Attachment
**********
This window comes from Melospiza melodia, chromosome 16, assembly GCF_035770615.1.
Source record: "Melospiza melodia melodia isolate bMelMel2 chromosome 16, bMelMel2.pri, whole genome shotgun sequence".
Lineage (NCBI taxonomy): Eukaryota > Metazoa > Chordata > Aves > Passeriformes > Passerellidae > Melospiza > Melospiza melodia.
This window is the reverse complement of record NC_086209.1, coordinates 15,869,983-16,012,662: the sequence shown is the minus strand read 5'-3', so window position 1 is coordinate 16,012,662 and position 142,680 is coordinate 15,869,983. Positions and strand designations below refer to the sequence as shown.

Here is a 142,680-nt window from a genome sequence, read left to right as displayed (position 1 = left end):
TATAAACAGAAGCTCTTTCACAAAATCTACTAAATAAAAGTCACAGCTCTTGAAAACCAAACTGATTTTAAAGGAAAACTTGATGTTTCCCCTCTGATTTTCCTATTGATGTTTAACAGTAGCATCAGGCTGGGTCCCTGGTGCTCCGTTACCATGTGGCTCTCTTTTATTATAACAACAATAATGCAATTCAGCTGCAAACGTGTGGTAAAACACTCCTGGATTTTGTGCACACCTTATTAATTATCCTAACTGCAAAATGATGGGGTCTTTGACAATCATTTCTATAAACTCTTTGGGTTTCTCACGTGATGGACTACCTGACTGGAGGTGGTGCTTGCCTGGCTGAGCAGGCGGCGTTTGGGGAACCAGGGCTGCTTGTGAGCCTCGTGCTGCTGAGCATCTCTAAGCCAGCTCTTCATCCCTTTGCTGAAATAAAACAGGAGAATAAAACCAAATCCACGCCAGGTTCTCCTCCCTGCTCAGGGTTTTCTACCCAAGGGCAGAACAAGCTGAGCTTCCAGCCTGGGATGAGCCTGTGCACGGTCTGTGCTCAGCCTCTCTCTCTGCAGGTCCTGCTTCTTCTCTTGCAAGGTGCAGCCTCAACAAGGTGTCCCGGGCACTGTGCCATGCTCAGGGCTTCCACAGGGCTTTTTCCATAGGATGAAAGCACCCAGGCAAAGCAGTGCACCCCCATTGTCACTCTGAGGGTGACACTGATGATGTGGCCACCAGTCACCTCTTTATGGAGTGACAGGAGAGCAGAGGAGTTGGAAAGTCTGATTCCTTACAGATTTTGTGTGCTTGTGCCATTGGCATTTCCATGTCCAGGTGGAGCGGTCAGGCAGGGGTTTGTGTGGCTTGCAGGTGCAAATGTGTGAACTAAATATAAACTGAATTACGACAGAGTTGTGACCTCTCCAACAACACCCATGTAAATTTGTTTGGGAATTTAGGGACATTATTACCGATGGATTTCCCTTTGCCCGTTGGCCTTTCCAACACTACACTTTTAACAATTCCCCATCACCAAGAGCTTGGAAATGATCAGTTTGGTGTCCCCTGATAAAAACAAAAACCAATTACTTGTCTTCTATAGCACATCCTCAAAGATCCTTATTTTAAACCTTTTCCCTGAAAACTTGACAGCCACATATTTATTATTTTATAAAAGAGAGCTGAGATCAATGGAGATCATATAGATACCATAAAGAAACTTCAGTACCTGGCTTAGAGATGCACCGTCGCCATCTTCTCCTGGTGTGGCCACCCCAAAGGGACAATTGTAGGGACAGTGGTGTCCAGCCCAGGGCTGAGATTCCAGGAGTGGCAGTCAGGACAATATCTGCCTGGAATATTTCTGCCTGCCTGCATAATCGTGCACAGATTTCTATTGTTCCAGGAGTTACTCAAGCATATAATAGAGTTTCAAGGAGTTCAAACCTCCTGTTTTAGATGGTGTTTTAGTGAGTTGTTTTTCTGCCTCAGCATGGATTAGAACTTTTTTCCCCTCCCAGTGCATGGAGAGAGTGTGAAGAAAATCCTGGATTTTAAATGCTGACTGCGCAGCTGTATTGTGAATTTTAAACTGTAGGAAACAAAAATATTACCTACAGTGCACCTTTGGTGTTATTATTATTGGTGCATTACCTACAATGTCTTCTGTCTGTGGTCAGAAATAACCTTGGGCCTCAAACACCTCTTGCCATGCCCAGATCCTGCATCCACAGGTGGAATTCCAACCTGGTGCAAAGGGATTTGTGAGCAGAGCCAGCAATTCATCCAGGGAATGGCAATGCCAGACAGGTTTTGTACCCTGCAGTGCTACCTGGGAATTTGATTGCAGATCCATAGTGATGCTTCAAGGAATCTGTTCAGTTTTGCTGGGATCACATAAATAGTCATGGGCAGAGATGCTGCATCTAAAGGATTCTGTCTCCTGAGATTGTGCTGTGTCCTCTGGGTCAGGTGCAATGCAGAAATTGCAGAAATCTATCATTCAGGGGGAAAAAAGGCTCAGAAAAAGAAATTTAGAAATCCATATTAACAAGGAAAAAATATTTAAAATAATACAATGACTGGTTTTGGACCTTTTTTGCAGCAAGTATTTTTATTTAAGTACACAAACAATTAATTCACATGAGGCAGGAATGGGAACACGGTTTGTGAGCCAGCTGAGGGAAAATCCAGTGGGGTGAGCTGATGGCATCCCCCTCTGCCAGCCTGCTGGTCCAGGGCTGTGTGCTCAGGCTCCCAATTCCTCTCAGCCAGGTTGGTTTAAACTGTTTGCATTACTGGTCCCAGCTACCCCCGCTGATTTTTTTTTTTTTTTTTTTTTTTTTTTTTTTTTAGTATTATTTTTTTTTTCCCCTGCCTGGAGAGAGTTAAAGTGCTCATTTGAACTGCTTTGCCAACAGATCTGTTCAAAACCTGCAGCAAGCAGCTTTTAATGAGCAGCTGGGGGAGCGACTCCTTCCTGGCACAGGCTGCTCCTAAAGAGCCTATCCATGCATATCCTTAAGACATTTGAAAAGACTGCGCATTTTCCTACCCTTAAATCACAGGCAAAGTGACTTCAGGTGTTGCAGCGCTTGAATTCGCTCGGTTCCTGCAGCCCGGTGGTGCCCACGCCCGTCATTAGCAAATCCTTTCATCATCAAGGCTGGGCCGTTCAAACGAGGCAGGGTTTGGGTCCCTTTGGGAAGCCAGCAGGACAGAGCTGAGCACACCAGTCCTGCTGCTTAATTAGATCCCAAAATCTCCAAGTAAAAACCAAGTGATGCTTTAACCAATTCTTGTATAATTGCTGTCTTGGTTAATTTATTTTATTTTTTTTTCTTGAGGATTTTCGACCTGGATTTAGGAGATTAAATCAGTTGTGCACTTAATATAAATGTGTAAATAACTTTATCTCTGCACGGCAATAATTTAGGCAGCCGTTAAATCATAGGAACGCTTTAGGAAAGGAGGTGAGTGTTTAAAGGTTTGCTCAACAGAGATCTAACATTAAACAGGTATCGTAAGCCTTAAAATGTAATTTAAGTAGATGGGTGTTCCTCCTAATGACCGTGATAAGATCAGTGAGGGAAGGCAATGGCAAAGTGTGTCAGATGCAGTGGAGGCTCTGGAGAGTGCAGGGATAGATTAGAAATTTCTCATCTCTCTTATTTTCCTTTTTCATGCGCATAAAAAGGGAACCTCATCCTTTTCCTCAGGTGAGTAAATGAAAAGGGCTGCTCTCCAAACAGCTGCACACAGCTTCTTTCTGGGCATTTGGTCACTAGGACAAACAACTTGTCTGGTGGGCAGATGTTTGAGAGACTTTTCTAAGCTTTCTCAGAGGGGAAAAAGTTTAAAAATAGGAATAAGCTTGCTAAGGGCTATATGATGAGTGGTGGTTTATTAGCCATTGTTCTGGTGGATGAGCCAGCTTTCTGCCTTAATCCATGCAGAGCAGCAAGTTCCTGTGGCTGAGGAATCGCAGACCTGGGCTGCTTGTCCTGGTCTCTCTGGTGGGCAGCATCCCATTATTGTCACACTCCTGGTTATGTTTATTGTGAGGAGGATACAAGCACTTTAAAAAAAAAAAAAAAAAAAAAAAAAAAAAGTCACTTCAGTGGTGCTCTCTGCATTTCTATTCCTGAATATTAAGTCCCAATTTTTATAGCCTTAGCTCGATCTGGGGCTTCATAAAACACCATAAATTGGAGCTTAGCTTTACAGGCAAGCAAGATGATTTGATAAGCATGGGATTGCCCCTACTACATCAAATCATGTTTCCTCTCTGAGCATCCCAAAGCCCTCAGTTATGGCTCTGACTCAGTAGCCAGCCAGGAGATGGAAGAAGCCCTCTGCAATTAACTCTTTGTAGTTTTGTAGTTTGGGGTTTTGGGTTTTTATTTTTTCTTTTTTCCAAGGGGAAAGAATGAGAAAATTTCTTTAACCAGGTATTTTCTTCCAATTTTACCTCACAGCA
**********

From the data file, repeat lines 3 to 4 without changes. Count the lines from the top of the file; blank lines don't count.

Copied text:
Lineage (NCBI taxonomy): Eukaryota > Metazoa > Chordata > Aves > Passeriformes > Passerellidae > Melospiza > Melospiza melodia.
This window is the reverse complement of record NC_086209.1, coordinates 15,869,983-16,012,662: the sequence shown is the minus strand read 5'-3', so window position 1 is coordinate 16,012,662 and position 142,680 is coordinate 15,869,983. Positions and strand designations below refer to the sequence as shown.